We feast on fast food, pig out on pizza, guzzle soda pop and devour candy.
We take our stomachs for granted. A gastroenterologist's life is devoted to
undoing the damage our diets inflict on us.
Gastroenterologists are doctors who specialize in diseases of the digestive
tract. These include conditions like swallowing disorders, heartburn, ulcers,
abdominal pain, weight loss, diarrhea, colitis, constipation, jaundice and
These doctors examine symptoms and diagnose digestive disorders. They will
administer various treatments to help the patient. In some cases, they may
refer the patient to a surgeon. Some gastroenterologists don't work with patients
on a day-to-day basis; instead, they do research on the digestive system.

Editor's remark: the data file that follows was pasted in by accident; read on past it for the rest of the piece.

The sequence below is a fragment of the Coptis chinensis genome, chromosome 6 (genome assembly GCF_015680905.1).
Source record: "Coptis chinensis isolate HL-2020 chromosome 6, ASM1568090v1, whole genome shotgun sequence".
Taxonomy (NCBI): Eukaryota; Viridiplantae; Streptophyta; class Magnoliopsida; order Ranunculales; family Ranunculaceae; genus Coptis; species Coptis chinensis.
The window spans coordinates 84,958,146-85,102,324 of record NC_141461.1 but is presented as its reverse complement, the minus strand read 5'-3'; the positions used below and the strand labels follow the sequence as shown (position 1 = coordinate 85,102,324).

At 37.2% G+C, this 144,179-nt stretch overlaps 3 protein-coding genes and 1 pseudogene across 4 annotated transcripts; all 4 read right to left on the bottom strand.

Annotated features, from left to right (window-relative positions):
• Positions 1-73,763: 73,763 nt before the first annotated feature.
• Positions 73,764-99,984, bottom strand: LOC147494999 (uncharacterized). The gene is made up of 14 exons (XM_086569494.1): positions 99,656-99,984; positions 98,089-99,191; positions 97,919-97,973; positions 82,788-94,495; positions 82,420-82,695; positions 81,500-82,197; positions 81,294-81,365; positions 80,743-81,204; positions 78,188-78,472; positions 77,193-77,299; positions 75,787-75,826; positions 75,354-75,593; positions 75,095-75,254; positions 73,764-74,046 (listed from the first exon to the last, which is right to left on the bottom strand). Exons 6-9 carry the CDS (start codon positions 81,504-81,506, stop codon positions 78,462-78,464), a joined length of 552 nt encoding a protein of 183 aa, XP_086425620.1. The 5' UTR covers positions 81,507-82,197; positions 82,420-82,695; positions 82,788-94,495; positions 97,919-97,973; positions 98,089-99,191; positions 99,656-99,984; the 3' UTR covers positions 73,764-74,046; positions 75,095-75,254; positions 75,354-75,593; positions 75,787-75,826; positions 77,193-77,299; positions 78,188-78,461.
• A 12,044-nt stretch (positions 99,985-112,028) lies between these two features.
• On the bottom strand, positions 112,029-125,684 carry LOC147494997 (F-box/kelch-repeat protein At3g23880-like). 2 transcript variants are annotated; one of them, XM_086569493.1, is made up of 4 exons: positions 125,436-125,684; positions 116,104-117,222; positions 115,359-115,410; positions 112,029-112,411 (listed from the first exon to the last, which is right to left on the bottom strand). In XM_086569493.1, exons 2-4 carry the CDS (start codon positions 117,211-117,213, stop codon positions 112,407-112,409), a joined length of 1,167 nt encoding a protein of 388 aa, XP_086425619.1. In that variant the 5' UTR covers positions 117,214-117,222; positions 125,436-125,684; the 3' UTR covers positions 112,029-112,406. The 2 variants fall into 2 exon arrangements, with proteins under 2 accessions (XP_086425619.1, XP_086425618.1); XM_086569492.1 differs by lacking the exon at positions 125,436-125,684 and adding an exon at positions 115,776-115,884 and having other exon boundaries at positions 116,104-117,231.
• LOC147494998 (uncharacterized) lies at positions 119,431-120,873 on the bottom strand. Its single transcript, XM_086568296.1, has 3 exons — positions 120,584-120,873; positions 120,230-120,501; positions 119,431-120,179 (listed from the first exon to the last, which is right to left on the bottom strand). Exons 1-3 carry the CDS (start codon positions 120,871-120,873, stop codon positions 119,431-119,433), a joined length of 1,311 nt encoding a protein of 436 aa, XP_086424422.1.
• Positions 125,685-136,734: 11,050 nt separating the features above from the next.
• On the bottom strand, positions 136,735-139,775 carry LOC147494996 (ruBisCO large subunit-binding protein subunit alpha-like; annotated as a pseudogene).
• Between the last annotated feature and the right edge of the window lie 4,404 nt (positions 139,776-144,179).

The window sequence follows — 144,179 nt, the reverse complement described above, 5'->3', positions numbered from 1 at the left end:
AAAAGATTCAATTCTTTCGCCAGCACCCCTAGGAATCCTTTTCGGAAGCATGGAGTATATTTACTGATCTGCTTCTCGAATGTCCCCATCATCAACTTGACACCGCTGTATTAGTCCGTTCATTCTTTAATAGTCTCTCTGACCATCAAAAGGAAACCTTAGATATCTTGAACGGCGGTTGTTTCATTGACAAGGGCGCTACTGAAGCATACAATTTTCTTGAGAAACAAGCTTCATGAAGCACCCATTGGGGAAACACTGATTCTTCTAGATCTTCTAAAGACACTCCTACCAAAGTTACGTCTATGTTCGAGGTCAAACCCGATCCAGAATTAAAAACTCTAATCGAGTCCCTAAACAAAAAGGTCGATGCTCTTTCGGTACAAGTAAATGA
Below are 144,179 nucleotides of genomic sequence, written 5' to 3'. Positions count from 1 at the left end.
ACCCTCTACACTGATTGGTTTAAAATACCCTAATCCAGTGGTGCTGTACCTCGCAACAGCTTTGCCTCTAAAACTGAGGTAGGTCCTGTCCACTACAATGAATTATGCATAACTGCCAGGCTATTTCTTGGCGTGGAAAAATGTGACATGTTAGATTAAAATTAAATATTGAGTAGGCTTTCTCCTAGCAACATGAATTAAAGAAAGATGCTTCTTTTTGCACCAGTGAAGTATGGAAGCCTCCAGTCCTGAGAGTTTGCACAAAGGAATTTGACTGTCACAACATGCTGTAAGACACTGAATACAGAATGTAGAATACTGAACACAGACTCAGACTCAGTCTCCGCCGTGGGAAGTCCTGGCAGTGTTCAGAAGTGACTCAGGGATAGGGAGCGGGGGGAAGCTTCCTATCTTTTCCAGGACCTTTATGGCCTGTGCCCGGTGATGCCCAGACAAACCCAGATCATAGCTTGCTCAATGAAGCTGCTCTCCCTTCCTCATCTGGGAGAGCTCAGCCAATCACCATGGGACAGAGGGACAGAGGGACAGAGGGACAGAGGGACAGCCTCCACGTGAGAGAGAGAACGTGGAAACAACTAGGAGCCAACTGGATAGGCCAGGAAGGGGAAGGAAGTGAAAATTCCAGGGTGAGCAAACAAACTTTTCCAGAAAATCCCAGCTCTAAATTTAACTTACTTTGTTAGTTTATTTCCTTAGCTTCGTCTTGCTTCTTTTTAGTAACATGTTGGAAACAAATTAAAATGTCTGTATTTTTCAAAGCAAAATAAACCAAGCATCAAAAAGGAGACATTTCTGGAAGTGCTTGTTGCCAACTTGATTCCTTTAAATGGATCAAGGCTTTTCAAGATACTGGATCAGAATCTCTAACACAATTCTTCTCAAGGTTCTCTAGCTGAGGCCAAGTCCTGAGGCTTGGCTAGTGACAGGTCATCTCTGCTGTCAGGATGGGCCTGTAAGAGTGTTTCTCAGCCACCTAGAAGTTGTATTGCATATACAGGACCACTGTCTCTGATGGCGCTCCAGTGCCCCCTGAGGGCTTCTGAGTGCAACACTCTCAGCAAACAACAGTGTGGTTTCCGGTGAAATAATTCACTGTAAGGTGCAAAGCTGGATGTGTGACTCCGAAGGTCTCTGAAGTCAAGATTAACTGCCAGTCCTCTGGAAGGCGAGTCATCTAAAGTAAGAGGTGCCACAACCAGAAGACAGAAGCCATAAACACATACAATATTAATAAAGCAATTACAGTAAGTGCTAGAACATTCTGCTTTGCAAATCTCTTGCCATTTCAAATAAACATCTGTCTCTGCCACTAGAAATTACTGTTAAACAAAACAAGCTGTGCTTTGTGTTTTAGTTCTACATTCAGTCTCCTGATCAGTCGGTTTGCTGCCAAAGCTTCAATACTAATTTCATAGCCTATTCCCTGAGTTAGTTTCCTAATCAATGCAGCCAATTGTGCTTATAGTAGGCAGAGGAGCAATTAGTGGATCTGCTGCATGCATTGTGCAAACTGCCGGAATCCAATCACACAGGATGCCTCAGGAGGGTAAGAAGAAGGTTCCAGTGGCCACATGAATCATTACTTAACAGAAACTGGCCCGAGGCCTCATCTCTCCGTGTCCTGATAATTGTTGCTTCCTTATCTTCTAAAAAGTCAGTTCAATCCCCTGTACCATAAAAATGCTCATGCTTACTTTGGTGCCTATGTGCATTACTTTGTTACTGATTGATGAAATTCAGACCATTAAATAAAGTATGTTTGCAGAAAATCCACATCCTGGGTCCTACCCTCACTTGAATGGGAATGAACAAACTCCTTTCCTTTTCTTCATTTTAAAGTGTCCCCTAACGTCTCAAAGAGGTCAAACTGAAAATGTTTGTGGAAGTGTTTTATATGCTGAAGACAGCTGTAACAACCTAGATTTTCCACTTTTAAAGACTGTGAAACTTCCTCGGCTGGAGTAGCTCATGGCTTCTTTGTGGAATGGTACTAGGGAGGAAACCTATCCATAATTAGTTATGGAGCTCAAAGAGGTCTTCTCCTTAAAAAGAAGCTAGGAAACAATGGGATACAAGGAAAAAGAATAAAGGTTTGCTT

This is a career for people who like to think. The field requires complex
decision making, an understanding of diagnostic techniques and knowledge of
increasingly complex science. Plus, it requires mastery of a growing number
of tools that allow the doctor to view inside the body (called endoscopic
"Test your intellectual boundaries," says James L. Achord, a gastroenterologist-hepatologist
in Mississippi. "Medicine is a lifelong commitment to learning. If you enjoy
learning, then you'll enjoy medicine."
Physicians work long, irregular hours. Those who are on call may make emergency
room visits or travel between their office and the hospital to care for patients.
"Take a look at your personality," says Achord. "Medicine has its disadvantages.
Sometimes you'll be inconvenienced. You'll have to like to work very hard.
But if you can put others before your interests, you'll do very well."
Treat patients with digestive tract problems